1. compiler's Avatar
    My friend knows very little about computers He fell for the Microsoft scam where he had to call their “support line.” They took control of his computer. He realized just in time that there was a problem and managed to hang up and shut down. But, when I had him check things, we found Go To Assist Customer from Logmein on his computer. When we tried to UNINSTALL it said there were other users on. We continued anyway but it asked for a password. How do we eliminate the program? (W10 ver 1909)

    Mel
    07-10-2020 01:17 PM
  2. spicypadthai's Avatar
    My advice: 1) Check if there's a recent restore point prior to the incident and try to restore to it, or 2) Reset the PC with the delete everything option. You'll want to back up documents, photos, etc. first
    07-10-2020 02:58 PM
  3. compiler's Avatar
    I suggested he disconnect from the internet and try to delete it again. It was too much for him to do.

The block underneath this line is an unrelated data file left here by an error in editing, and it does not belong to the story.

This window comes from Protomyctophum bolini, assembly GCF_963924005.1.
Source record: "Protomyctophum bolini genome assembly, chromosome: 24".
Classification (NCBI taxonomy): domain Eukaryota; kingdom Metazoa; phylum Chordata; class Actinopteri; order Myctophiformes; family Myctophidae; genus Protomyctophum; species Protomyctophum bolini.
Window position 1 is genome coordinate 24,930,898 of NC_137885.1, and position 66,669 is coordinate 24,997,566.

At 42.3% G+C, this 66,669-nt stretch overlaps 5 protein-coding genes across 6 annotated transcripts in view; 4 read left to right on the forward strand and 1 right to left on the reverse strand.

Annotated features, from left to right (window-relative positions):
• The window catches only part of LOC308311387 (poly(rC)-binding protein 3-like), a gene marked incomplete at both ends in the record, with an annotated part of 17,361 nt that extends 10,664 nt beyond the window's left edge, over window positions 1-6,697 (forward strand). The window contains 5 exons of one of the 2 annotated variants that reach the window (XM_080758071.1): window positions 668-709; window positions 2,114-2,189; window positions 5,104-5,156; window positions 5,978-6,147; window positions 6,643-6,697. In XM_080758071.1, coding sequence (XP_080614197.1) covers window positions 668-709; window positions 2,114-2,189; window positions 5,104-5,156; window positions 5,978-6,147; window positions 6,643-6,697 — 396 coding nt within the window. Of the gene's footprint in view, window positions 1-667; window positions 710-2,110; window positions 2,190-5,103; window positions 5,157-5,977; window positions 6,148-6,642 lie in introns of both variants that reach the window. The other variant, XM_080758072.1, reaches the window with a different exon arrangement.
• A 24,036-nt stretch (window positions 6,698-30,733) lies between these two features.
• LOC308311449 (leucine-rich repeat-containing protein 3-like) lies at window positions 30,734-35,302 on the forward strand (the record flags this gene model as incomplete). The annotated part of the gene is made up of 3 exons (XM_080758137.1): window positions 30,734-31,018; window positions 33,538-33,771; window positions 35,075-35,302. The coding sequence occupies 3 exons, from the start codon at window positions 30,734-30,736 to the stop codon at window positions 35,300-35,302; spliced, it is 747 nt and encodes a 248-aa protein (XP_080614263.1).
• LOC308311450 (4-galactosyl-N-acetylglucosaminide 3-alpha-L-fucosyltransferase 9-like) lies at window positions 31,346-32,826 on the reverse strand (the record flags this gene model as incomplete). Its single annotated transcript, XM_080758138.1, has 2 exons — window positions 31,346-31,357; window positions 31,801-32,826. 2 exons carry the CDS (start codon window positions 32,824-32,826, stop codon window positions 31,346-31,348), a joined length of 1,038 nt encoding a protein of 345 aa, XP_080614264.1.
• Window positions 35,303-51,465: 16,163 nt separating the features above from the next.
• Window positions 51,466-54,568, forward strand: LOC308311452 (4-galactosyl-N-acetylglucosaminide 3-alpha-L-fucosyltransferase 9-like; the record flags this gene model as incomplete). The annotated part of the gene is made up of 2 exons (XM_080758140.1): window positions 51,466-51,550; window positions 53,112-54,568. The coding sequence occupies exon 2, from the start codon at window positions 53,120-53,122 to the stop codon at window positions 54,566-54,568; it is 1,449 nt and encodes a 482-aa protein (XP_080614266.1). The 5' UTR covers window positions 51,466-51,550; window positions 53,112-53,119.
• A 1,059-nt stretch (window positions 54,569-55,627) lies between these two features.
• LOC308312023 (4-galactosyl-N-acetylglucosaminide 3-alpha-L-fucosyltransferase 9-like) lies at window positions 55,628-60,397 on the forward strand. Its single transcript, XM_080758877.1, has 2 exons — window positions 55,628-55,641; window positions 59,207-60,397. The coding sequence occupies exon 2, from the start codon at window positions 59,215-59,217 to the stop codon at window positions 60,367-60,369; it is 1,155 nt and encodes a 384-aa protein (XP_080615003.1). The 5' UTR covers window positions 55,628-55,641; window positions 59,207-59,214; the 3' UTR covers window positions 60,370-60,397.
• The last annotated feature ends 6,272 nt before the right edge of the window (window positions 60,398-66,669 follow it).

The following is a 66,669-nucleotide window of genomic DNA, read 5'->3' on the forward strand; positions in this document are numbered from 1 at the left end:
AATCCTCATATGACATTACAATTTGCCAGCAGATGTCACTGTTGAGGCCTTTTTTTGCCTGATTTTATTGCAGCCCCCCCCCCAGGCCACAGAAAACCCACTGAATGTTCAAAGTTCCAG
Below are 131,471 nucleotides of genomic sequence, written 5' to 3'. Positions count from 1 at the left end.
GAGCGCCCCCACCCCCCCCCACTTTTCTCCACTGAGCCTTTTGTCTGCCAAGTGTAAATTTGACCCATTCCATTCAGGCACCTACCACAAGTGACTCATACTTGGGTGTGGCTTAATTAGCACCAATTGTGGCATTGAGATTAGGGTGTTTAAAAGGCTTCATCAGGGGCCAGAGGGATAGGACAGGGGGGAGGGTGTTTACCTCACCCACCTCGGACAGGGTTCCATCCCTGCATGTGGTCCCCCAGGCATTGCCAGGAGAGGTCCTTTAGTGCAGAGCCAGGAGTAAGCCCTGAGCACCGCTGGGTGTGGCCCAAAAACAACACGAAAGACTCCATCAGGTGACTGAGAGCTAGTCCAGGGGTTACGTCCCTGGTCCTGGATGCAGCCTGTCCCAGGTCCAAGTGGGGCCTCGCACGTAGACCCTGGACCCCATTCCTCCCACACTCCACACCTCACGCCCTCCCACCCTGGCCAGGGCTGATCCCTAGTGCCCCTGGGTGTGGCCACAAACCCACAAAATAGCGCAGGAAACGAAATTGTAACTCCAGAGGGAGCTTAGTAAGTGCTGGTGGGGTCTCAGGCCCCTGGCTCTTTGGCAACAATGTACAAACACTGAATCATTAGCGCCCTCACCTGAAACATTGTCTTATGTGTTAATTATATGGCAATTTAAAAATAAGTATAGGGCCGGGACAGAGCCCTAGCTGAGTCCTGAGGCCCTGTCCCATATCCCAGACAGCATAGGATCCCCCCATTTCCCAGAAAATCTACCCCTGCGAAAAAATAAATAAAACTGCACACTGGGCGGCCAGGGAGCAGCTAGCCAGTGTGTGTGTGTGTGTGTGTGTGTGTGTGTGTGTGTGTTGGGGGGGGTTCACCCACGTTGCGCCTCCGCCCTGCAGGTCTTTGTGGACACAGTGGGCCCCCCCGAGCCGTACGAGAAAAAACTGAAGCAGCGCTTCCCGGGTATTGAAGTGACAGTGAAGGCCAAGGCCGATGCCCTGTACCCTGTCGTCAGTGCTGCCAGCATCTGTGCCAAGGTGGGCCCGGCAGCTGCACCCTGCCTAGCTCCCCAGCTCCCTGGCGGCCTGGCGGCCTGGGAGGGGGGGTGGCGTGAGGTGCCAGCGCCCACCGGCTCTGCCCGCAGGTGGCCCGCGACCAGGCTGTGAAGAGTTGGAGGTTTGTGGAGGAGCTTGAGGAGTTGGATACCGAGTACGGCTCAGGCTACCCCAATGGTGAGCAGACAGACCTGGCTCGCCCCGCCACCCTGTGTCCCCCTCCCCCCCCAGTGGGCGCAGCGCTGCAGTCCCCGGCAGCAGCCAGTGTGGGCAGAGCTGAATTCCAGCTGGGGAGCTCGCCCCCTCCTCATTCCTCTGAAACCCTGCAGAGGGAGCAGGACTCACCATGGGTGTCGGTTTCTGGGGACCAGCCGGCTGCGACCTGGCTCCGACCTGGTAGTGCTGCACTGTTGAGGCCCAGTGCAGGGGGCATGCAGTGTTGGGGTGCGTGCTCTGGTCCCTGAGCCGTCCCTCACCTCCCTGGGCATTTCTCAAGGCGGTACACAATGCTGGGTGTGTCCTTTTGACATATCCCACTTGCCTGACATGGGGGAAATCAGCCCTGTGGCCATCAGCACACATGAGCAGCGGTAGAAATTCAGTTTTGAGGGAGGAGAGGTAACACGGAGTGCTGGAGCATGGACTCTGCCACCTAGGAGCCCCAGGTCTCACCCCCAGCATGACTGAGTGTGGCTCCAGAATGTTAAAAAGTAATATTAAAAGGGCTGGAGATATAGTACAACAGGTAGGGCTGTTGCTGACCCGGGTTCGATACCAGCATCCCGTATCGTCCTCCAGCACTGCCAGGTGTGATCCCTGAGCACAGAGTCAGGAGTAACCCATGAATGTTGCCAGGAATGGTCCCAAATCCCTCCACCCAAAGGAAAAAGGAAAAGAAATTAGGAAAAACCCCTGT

I suggested restoring from a B/U, but he has no idea of what a B/U is. Sigh...

    But this story has a happy ending. He called his anti-virus company, Mcaffee, and they were able to remove it.

    He still doesn't know how he could have anti-virus software and still get a virus.

    Mel
    07-10-2020 03:01 PM
  4. me just saying's Avatar
    I suggested he disconnect from the internet and try to delete it again. It was too much for him to do.
    I suggested restoring from a B/U, but he has no idea of what a B/U is. Sigh...

    But this story has a happy ending. He called his anti-virus company, Mcaffee, and they were able to remove it.

    He still doesn't know how he could have anti-virus software and still get a virus.

    Mel
    need to explain that it was not a virus. just keep a watch on the computer for the next few weeks and run windows defender or whatever antivirus is installed more often than normal. also may want to run a companion utility such as malwarebytes more often too - just in case.
    07-10-2020 06:43 PM